Nikica Karavida was the first and remains one of the most prominent photographers in the town of Novigrad, Croatia. He lived in this small town between two world wars and this small, stone building once doubled as his home and studio. Welcome to The Photographer’s House.
Destroyed by war in the 1990s, the building was left in tatters until 2015 before artist and designer Boris Kajmak transformed it into a contemporary one-bedroom home which makes for a beautiful couples retreat.
Boris really wanted to try and commemorate Karavida’s life and work, and thus begun to renovate the photographer’s home, literally turning it into the architectural monument to his memory. Despite having a permanent residence in Rome, Kajmak managed to finish the project in just six months, and the results are way beyond the expectations. The house looks gorgeous and echoes the past times of Novigrad.
Kajmak worked closely with the Croatian Ministry of Culture to restore the property’s stone walls and beamed ceilings in line with strict conservation rules for the village, which is home to less than 550 people. He also installed wooden flooring and furnished the two-storey cottage with a mix of vintage and traditional local furniture.
The lower level of the cottage contains a rustic style kitchen and dining area. All the modern essentials you need are available in the house and it yet is designed to try and bring back whispers of a simpler time. The main bathroom is located on the bottom level and contains a modern open-plan shower which contrasts beautifully with the rustic fixtures and exposed copper piping.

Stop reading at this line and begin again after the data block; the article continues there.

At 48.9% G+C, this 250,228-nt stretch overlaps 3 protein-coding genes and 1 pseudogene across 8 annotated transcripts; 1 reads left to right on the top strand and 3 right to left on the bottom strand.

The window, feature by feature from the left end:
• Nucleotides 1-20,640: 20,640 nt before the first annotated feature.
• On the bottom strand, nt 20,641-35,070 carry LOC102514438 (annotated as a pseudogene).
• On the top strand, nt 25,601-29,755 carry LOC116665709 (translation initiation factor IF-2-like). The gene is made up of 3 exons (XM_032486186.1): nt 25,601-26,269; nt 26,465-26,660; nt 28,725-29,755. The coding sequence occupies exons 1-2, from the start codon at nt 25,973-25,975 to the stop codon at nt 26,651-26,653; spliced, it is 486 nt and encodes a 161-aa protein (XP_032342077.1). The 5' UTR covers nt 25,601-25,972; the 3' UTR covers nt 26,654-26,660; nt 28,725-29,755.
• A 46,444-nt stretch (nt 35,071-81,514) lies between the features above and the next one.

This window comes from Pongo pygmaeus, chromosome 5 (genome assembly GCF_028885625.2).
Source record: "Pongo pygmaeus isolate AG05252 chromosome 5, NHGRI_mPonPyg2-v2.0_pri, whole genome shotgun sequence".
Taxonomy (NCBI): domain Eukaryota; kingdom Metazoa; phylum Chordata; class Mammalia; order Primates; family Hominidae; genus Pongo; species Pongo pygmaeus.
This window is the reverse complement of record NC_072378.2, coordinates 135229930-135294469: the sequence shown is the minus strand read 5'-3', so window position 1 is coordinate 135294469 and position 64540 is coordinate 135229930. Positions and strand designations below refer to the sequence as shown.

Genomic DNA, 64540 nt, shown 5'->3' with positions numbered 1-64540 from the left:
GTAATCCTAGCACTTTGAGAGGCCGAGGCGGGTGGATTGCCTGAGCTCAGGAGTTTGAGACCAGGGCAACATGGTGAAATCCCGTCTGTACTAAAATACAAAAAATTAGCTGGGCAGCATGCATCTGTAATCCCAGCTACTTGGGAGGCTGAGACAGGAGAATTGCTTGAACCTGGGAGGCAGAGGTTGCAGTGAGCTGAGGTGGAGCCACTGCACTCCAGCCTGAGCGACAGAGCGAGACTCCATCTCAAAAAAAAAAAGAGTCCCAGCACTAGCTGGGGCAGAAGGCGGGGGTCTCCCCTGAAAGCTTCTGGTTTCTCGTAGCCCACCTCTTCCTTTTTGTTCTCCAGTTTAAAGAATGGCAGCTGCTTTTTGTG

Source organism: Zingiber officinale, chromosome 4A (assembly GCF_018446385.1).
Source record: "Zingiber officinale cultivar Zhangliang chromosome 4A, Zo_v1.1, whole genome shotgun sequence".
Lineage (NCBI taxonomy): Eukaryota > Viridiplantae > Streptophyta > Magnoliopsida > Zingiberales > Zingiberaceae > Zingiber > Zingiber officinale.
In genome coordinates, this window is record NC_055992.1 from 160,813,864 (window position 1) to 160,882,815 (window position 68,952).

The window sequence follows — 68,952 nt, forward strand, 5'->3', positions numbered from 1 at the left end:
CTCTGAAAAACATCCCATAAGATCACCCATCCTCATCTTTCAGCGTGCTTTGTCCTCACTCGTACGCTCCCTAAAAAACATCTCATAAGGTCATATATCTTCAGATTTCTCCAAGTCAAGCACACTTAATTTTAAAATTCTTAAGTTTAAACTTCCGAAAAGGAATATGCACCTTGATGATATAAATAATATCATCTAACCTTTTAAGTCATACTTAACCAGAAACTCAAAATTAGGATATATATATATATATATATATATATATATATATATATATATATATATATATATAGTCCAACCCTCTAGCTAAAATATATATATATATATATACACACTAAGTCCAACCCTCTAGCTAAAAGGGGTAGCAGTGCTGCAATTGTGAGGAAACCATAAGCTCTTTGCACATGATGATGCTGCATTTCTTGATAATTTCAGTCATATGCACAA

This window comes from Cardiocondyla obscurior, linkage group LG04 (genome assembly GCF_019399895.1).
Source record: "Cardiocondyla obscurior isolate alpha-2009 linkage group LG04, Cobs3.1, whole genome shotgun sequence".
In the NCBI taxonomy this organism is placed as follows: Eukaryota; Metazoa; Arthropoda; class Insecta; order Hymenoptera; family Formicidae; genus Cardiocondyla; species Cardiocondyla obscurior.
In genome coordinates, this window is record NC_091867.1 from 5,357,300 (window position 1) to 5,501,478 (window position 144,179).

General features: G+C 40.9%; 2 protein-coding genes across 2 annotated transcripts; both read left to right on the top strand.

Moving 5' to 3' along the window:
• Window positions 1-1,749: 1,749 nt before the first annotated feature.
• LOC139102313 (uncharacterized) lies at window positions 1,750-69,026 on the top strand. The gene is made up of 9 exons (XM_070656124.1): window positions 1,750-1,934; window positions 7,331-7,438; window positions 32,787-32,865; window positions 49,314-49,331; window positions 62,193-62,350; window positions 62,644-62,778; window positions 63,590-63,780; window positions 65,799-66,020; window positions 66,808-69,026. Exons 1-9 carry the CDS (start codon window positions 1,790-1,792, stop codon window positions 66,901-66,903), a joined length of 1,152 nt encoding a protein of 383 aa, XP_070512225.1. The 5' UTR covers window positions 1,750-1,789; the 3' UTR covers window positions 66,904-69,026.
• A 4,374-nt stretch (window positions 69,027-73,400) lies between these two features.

Climbing up an old wooden ladder leads to the upper level which consists of an open-plan bathroom and bedroom, fitted with modern geometric floor tiling and a stand-alone large French bath-tub in the corner. There is also a wood-fire burner too keep you warm on some of the colder nights.
There is an external courtyard which provides the perfect space for enjoying the warm, sunny weather that this part of Croatia is famous for. The courtyard also has an external staircase which connects the bedroom directly to the outdoors.
The minimum rental period is one week and the house is only available for rent during the European summer season and no bookings will be accepted between the months of November to April.
Novigrad is a small and picturesque historic town, situated in a long fjord on the southern coast of the Novigrad Sea. The old nucleus of the town, sheltered by an old fortress (Fortica) and surrounded by walls, is located on the slope of a hill on the northeast side of the bay.
Originally surrounded by a city wall that in some parts is still visible, Novigrad was a safe harbour for many centuries. With the passage of time Novigrad's importance has diminished, and nowadays it is a town with only 542 permanent residents.
In summer, its proximity to the sea makes Novigrad a lively place to be. Most of the city's tourism is made up of former residents returning to visit relatives. This creates a unique feeling to the place, different from any other coastal town along the stretch of the Croatian Adriatic coast, usually characterized by a kind of "drive-through" tourism.
There is a local bus which runs 4 times a day from Zadar to Novigrad. This journey takes around 30 minutes. If you have a car (which is highly recommended) then its also around 30 minutes to drive from Zadar. If you are driving up from Split, it will take around 2 hours to get to Novigrad via the inland hi-way. If you have a bit more time the coastal drive from Split is beautiful and well worth the detour.
Address: Novigrad Dalmatia, CroatiaView larger map